Winter Solstice

From earliest pre-historic times, humans had noticed and recorded the changing seasons and the movements of the earth.  In the beginning, people did not understand what was happening and for many tribes, the winter was the most difficult times.  The growing season had ended and the people had to live off the stored food and in whatever animals they could catch. The people would be troubled as the life-giving sun sank lower and lower in the sky.  They feared it would eventually disappear and leave permanent darkness and extreme cold. So when the days began to lengthen, they found reason to celebrate and celebrate they did! This celebration is known as the Winter Solstice and in the northern hemisphere is occurs today – for us on Eastern Standard Time it occurred at exactly at 5:44 am EST. The word solstice comes from the Latin word  “solstitium, – “sol” means  sun and “stitium” means stoppage.  After today the days begin to grow longer and the nights shorter. This is a meditation on faith from the Native American tradition:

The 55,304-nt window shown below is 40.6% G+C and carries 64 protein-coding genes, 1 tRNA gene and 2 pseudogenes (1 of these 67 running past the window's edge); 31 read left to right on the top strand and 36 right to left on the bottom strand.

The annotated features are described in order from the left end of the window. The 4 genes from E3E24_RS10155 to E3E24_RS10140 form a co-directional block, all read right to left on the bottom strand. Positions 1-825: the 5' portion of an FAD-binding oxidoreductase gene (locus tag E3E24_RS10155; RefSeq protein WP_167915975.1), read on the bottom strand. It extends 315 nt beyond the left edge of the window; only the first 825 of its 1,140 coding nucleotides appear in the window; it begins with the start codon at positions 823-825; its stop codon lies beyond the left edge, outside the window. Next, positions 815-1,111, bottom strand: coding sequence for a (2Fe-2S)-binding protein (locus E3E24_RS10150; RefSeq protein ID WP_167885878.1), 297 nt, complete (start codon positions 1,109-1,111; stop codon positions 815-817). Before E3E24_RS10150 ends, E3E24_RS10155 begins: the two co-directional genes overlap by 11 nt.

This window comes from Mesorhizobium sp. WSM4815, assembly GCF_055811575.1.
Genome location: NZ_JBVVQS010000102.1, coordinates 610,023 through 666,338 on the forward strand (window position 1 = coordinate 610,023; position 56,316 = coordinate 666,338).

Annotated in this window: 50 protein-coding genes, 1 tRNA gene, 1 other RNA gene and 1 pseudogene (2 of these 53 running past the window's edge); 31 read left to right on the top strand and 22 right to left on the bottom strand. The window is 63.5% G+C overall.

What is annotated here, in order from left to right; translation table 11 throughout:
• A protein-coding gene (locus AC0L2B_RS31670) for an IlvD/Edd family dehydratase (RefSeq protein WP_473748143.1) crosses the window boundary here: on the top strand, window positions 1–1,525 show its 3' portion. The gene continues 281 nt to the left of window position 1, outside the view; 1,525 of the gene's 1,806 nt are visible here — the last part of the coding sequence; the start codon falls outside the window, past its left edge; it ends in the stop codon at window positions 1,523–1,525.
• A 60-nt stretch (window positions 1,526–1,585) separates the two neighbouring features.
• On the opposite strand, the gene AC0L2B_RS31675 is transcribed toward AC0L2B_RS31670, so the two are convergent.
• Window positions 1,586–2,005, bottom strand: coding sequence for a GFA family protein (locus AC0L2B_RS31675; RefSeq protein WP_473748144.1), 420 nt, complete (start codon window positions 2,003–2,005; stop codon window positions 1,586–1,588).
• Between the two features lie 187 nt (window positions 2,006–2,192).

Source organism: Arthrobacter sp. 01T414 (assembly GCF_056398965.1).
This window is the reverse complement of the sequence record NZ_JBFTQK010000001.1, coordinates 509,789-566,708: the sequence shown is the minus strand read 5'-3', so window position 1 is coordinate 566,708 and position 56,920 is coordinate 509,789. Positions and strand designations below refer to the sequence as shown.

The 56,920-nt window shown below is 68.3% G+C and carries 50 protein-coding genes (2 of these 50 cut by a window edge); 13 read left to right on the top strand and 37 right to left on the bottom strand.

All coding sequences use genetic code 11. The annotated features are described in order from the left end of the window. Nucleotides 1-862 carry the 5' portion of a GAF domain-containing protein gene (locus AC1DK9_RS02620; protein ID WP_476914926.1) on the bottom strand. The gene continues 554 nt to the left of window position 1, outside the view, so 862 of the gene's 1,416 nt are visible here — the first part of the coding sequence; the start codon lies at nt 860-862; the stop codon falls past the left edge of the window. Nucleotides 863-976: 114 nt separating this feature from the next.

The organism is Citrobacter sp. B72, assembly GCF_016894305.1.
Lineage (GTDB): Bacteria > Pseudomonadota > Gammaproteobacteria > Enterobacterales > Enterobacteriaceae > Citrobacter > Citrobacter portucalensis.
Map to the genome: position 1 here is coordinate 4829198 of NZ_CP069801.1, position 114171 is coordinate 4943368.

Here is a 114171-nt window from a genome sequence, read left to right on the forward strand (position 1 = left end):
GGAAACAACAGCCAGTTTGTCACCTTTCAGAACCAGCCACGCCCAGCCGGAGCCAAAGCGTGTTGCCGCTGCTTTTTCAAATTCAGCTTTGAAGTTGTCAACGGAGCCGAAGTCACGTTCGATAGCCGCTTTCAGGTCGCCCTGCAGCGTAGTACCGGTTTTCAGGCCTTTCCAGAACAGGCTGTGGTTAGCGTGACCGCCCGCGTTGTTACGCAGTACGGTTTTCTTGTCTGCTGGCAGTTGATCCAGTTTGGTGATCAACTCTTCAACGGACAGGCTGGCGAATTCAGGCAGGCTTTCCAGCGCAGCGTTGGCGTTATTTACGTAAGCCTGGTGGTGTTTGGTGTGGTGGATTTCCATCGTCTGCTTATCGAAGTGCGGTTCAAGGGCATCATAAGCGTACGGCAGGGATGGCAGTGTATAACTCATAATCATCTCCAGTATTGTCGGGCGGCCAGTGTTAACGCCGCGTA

All winter long

behind every thunder

guess what we heard!

-behind every thunder

the song

of a bird

a trumpeting bird.

 All winter long

beneath every snowing

guess what we saw!

-beneath every snowing

a thaw and a growing,

a greening and growing.

 Where did we run

beyond gate and guards?

guess, if you can!

-all winter long

we ran

to the sun

the dance of the sun!



Marguerite Stapleton


600 Brighton Hill Road

Minot,ME 04258